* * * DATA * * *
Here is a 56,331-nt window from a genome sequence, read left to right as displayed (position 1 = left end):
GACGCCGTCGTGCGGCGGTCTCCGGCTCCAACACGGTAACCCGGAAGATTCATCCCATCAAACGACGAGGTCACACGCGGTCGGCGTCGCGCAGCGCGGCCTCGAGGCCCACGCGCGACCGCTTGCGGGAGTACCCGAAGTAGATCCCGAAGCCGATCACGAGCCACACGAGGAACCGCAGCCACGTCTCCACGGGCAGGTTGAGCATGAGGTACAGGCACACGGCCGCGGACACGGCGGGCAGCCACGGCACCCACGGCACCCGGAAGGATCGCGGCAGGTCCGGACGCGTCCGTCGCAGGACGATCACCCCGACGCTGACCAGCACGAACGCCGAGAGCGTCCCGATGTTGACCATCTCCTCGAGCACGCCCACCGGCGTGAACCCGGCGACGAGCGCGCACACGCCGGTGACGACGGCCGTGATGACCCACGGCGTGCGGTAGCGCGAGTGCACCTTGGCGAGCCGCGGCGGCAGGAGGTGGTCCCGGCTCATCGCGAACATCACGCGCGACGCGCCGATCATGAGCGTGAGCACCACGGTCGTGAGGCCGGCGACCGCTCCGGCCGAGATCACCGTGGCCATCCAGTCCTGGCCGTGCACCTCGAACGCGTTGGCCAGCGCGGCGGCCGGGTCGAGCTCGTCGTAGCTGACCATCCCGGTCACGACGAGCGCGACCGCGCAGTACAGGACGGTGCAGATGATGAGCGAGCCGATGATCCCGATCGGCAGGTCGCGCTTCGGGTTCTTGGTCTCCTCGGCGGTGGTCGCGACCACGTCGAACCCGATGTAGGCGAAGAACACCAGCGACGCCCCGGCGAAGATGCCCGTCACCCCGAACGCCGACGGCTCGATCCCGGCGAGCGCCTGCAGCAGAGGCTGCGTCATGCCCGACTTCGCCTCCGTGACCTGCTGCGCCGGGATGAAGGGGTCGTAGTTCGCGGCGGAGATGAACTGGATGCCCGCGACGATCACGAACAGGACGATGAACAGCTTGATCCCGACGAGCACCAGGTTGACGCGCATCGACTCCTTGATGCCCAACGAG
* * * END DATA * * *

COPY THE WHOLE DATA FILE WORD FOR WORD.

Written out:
Here is a 56,331-nt window from a genome sequence, read left to right as displayed (position 1 = left end):
GACGCCGTCGTGCGGCGGTCTCCGGCTCCAACACGGTAACCCGGAAGATTCATCCCATCAAACGACGAGGTCACACGCGGTCGGCGTCGCGCAGCGCGGCCTCGAGGCCCACGCGCGACCGCTTGCGGGAGTACCCGAAGTAGATCCCGAAGCCGATCACGAGCCACACGAGGAACCGCAGCCACGTCTCCACGGGCAGGTTGAGCATGAGGTACAGGCACACGGCCGCGGACACGGCGGGCAGCCACGGCACCCACGGCACCCGGAAGGATCGCGGCAGGTCCGGACGCGTCCGTCGCAGGACGATCACCCCGACGCTGACCAGCACGAACGCCGAGAGCGTCCCGATGTTGACCATCTCCTCGAGCACGCCCACCGGCGTGAACCCGGCGACGAGCGCGCACACGCCGGTGACGACGGCCGTGATGACCCACGGCGTGCGGTAGCGCGAGTGCACCTTGGCGAGCCGCGGCGGCAGGAGGTGGTCCCGGCTCATCGCGAACATCACGCGCGACGCGCCGATCATGAGCGTGAGCACCACGGTCGTGAGGCCGGCGACCGCTCCGGCCGAGATCACCGTGGCCATCCAGTCCTGGCCGTGCACCTCGAACGCGTTGGCCAGCGCGGCGGCCGGGTCGAGCTCGTCGTAGCTGACCATCCCGGTCACGACGAGCGCGACCGCGCAGTACAGGACGGTGCAGATGATGAGCGAGCCGATGATCCCGATCGGCAGGTCGCGCTTCGGGTTCTTGGTCTCCTCGGCGGTGGTCGCGACCACGTCGAACCCGATGTAGGCGAAGAACACCAGCGACGCCCCGGCGAAGATGCCCGTCACCCCGAACGCCGACGGCTCGATCCCGGCGAGCGCCTGCAGCAGAGGCTGCGTCATGCCCGACTTCGCCTCCGTGACCTGCTGCGCCGGGATGAAGGGGTCGTAGTTCGCGGCGGAGATGAACTGGATGCCCGCGACGATCACGAACAGGACGATGAACAGCTTGATCCCGACGAGCACCAGGTTGACGCGCATCGACTCCTTGATGCCCAACGAG